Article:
Thisimageryofmotherandson guardiansis rooted in Egyptian mythology and has beenpassed onthroughhistory.From the Pharaonic religious figureIsis, motherofHorus,who passedit ontoMary of Jesus, whopasseditlater onto the Muslim Sayidah Zaynab.

Even in more recent times and outside the religious halo, Egypt remained aladycalledBahiya. She probably looks like that lady standing by the sphinx, not far from Cairo University, overlooking the Nile River.

Onethingsurvived throughout history, Masr(Egypt), Um Al-Dunya(Mother Of The World)hasalwaysbeenawoman.

No wonder Seif insists on passing the prestigious manor from his mother to Dana.He also hires her tofarmtheland, sinceDanahasadegreein Agriculture.

However, Mahmoud, is probably a symbol of another Egypt.He is that ‘enemy within’.That evil brother, who pushed his successful brother into ‘exile’ in the United Kingdom.

No one reading thescenewhere thethugsattackthefarmovernight cannotavoidseeingit as asymbolof Egypt beingattackedbutprotectedby thelocal farmers.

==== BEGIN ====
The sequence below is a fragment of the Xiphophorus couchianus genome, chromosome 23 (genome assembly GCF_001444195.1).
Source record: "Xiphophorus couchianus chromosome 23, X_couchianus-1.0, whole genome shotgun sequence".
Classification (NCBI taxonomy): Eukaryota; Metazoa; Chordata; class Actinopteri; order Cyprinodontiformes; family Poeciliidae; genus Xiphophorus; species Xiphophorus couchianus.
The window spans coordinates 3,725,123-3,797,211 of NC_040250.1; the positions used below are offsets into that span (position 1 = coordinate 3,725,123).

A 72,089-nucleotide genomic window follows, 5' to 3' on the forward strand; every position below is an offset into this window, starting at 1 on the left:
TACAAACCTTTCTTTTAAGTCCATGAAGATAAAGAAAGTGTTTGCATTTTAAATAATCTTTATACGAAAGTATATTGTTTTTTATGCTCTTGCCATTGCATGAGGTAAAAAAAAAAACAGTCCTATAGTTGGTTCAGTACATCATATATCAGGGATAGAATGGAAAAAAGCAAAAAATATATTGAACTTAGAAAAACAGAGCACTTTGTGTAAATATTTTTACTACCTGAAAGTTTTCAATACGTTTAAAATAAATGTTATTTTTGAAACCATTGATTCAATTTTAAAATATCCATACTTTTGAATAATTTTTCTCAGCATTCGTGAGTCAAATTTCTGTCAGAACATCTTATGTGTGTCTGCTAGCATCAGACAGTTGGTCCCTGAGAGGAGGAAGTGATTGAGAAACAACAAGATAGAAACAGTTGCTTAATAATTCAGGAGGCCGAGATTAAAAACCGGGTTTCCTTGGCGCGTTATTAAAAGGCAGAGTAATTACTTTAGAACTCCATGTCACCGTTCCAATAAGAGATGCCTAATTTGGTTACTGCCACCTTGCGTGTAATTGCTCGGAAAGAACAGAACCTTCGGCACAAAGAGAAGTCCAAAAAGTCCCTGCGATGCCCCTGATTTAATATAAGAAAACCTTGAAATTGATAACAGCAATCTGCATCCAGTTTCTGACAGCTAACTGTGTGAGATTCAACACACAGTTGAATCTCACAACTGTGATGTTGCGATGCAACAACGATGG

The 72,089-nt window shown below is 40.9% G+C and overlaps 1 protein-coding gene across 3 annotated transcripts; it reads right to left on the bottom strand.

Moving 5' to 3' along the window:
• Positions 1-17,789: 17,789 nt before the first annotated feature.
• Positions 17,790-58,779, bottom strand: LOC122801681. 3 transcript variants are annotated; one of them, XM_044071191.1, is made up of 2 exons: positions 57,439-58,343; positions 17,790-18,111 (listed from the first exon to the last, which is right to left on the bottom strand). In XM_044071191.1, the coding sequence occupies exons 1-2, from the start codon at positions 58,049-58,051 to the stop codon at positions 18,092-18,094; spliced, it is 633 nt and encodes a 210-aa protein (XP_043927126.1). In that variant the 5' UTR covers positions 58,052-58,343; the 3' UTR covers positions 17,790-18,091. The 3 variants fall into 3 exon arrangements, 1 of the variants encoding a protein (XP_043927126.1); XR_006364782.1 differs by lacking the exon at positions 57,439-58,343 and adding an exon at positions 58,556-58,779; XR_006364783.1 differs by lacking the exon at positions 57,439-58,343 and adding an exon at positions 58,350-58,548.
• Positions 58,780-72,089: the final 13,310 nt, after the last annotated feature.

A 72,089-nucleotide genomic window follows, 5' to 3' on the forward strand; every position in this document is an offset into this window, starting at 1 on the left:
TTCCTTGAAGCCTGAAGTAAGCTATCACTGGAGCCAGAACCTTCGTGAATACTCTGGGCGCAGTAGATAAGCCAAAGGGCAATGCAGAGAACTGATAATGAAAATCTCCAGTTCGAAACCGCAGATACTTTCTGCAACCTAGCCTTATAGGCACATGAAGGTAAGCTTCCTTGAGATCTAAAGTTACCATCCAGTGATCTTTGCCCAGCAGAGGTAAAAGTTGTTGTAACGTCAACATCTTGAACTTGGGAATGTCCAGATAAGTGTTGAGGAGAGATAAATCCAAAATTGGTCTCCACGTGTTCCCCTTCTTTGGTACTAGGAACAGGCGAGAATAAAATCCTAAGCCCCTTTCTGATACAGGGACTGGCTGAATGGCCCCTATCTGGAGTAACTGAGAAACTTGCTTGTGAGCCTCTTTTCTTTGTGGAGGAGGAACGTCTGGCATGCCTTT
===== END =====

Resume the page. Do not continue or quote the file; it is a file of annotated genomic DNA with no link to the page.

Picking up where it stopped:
This idea of the enemy within, the bad citizen vs the good citizen is also displayed when Mahmoudtries to rapeHana’a, a hired help in themansion.Hana’awassavedby Seif.No one can argue that this rape scene is a symbol of Egypt’s honour being violated by her own bad son and saved by the other good son.

Wenoticethe absenceof all religious and political figures as well.Again, this just keeps on making the story as timeless as the story of a nation being attacked and defended relentlessly.

Women,Bearersof theLook

LauraMulveyisa feminist film theorist from Britain. In her best-knownessay'Visual Pleasure and Narrative Cinema', published in 1975, she explained that“in aworldordered by sexual imbalance,pleasureinlookinghas beensplitbetween active/maleand passive/female.The determining male gaze projects itsfantasyon to the female form which is styled accordingly(…)”